Sorry, but as a chemical engineer, I wanted to share the above spread. In one of my classes, someone presented on 3 Mile Island. He did a terrible job, and I had forever been confused. This nicely summarizes the events of that day and explains how visibility could have prevented the near disaster. The book also includes factor of safety as a principle and cites the Challenger disaster as an example of what not to do. Clearly, a little bit of good design can stave off serious problems.
May 5, 2012
Having been thoroughly impressed by Edward Tufte’s first book, The Visual Display of Quantitative Information, I decided to pick up another, Visual Explanations. Tufte envisions his books fitting together like so: The Visual Display of Quantitative Information is about pictures of numbers. Envisioning Information is about pictures of nouns, and Visual Explanations is about pictures of verbs. I was not drawn in by Visual Explanations (VE) as I was by The Visual Display of Quantitative Information (VQ). VE felt disjointed, and the lessons learned are less applicable for graduate students. However, there are still two very important lessons I gleaned: be subtle and avoid legends.
In a nutshell, VE states that images should be honest and scientific. Images should lend themselves to easy comparison through similar composition and repetition. Lastly, images alone can make an argument or tell a story through juxtaposition and symbolism.
I want to highlight a couple of these lessons, starting with one that I initially thought was wrong.
Tufte states, “Make all visual distinctions as subtle as possible, but still clear and effective.” I would think you would want to eschew subtly to make sure the point comes across. However, this can be far too overwhelming, as shown above.
I’ve seen this lack of subtlety in lab presentations where the presenter shows a chart with ten or more curves. Every curve is a different color and has different markers for the points. Either a different color or a different set of markers would suffice, but both is excessive. Adding insult to injury, the default Excel colors are garish and unsubtle. To fix my own graphics, I’ve taken to using shades of black and gray to differentiate between each curve.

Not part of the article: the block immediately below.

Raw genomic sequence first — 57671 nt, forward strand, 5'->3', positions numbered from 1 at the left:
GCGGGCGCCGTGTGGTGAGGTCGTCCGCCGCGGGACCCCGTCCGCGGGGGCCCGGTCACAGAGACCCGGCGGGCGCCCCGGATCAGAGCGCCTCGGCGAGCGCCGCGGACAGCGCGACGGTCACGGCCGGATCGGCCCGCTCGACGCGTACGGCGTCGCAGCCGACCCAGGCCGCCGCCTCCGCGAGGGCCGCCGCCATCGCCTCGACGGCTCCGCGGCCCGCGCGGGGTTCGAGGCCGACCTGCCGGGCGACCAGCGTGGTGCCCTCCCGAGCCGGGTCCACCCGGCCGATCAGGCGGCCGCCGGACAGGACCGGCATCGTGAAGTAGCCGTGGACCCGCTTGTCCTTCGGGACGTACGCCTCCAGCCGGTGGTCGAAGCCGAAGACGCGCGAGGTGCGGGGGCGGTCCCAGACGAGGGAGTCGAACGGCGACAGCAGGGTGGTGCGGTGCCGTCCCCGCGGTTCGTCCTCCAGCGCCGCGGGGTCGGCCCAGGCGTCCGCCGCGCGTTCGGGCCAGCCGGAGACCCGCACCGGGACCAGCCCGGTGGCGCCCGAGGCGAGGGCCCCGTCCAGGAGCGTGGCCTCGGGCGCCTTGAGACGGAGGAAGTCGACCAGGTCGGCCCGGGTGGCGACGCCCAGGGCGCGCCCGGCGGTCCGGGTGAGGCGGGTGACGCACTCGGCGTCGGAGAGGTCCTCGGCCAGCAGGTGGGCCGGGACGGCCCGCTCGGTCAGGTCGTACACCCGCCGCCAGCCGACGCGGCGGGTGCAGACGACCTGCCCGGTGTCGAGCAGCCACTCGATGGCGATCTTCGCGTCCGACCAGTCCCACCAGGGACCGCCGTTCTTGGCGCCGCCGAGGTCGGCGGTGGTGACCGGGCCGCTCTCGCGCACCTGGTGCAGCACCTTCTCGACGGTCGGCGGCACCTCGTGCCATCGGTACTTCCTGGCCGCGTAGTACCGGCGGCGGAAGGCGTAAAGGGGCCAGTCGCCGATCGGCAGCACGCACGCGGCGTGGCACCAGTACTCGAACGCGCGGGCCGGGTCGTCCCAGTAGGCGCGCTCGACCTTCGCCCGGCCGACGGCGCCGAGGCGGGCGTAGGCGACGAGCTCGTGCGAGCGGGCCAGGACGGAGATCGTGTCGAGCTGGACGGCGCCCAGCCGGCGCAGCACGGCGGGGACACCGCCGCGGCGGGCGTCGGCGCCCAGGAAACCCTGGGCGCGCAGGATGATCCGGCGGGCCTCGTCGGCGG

That same chart had a legend. Imagine trying to look at the legend, then the curves, then the legend, then the curves, then the . . . I simply gave up. You might think I give up too easily or that I am nit picking, so I’ll let you experience the difference between a legend and direct labeling for yourself.
In light of this striking difference, I always label my curves directly. To do so in Excel, do not use a text box. Use a data label. You can overwrite the label and move it anywhere in the graph, so it is just like a text box. However, unlike a text box the label will stay in the same relative place on the graph and rescale along with the graph.
The most important message for me is the same message Tufte stressed in his previous book. Graphics should be honest and scientific. To make a graphic honest, there must be a sense of scale and orientation for the viewer. If time-averaging or area-averaging has been applied, it should be done carefully as it can easily obscure important trends. The graphic to the right illustrates how area-averaging may doomed the residents of Broad Street. To make a graphic scientific entails quantification, comparison, and investigation of cause-and-effect. Quantification means applying a scale and going further to assign numbers to seemingly qualitative data. Comparison means plotting similar graphs on the same scale so that when they are put side-by-side, a line falling an inch in one means the same thing in the other. Investigation of cause-and-effect is the most difficult, but it means always plotting the suspected cause on the X-axis and the effect on the Y-axis, rather than plotting both against time.